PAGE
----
By 1987, the speed at which Thin White Rope were evolving into standard bearers at the vanguard of intelligent independent guitar music was becoming abundantly clear. If Exploring The Axis unveiled a Pandora's Box for our inspection then Moonhead not so much opened it as detonated it into a million tiny pieces. The music on this sophomore release is pulled deeper into the earth with terrible certainty, sulphuric and volcanic plumes of guitar ejecting across the night sky. The performances captured here crackle and smoulder with an incandescent and dazzling fury .

Opener 'It's Not Your Fault' looms into view on a truly gargantuan and twisted feedback laden guitar riff, its accompanying narrative setting the tone for the remainder of the record with its feelings of guilt, disappointment, bemusement and fatalism. The ante is upped further on the following detonation of 'Wire Animals'. This is a conflagration posing as a primitive hoedown that scorches your ears and blows your head off before those amazing twin guitars relent, squalling to a molten finale. In my humble opinion it is as good a song as you will hear. Ever. 'Thing' on one level is incongruous and perverse with its simple acoustic guitar and brief, tender vocal disarming you but ultimately it's still a song about disappointment and unresolved feelings. The titular 'Moonhead' is spectacular - a beautiful construction that builds on silvery guitar lines before pulling back the covers to expose a terrible secret. 'Wet Heart' is a dilemma, surgically removed from its author on twin incisions of feedback guitar. 'Come Around' provides an almost light relief with it's conversational, bar-room tone and lightly skipping Nashville beat. This is soon discarded 'If Those Tears' is as dark as a Mojave midnight, swinging and dangling shards of guitar that endlessly criss-cross over an intensely delivered vocal focused on betrayal. 'Crawl Piss Freeze' closes the set - a grindingly abstract Lynchian prose piece that leaves the listener stranded by the side of the highway in the starry silence of the night as the tail lights of the battered pick up truck you were hitching a ride in fades away. Moonhead has changed you but like most of the protagonists in its collection of songs you aren't completely sure how or why.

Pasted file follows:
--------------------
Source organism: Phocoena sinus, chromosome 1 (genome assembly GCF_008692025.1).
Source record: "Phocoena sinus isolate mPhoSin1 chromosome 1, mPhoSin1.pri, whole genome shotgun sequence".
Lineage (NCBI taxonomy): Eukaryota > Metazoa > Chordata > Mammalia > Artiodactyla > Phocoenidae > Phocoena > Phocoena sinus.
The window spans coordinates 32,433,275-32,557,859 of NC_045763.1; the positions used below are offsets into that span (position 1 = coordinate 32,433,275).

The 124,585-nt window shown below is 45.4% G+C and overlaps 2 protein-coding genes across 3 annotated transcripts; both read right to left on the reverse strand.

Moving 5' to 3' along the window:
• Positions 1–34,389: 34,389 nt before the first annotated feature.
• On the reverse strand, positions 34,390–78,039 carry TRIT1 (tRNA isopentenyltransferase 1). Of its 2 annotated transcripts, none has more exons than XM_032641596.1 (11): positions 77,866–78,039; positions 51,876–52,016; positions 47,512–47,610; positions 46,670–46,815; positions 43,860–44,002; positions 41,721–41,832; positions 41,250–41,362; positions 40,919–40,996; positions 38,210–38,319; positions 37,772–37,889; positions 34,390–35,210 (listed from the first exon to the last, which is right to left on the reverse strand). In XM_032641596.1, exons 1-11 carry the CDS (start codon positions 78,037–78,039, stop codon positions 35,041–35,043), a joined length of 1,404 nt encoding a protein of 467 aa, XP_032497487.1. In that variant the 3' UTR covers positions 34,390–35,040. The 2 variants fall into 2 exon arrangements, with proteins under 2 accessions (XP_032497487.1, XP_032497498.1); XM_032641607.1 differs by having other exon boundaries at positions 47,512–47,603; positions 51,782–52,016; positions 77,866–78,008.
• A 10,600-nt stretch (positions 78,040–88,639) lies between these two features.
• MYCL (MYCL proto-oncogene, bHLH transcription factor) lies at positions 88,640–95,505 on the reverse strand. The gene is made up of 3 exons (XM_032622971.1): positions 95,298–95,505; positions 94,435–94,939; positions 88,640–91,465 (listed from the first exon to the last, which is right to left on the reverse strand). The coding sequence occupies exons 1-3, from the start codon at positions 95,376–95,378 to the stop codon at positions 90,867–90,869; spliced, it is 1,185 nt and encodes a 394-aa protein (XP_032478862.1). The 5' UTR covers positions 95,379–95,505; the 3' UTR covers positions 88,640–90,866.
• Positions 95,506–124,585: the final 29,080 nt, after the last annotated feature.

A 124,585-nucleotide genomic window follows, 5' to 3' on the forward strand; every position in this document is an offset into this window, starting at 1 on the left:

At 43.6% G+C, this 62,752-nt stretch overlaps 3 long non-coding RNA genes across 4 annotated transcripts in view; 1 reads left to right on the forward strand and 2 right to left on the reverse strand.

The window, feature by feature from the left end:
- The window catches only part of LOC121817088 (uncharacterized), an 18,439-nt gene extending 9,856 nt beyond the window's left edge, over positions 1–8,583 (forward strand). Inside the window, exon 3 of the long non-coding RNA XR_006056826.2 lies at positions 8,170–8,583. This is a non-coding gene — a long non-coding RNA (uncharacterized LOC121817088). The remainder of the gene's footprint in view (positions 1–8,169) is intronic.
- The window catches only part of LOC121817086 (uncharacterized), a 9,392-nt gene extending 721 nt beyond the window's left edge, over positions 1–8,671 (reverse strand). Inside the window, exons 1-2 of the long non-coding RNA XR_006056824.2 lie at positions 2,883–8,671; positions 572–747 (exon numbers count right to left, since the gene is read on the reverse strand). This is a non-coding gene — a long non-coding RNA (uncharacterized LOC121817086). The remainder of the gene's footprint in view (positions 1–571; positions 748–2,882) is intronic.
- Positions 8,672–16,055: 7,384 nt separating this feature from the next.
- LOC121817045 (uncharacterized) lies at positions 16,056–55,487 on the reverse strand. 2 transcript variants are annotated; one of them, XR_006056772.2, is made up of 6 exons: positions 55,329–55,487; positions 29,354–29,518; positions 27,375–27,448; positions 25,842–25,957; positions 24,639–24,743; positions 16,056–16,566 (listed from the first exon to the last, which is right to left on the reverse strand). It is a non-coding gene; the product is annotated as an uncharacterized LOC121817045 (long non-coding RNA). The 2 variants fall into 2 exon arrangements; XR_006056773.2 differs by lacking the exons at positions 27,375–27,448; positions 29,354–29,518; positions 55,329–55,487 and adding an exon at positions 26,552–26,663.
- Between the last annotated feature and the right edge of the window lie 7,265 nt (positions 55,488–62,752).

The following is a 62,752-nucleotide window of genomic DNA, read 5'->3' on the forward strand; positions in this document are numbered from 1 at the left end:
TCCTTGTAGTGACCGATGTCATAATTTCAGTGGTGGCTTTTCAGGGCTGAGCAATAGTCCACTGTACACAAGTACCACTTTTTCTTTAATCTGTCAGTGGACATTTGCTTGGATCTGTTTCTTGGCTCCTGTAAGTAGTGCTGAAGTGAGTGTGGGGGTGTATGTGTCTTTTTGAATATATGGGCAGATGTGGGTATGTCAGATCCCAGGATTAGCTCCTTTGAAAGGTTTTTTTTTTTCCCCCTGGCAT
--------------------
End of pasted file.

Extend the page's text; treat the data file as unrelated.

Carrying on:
And there we leave the story for now. Two crucial outings from the 1980's that defined much of what would follow have been cleaned up and sent back into battle. Exploring The Axis and Moonhead are available directly from the label here or from selected stockists around the globe. It's worth noting that the label is selling some super limited vinyl variants (150 of each on vinyl) so if that floats your boat go straight to the source.

Shaun C. Rogan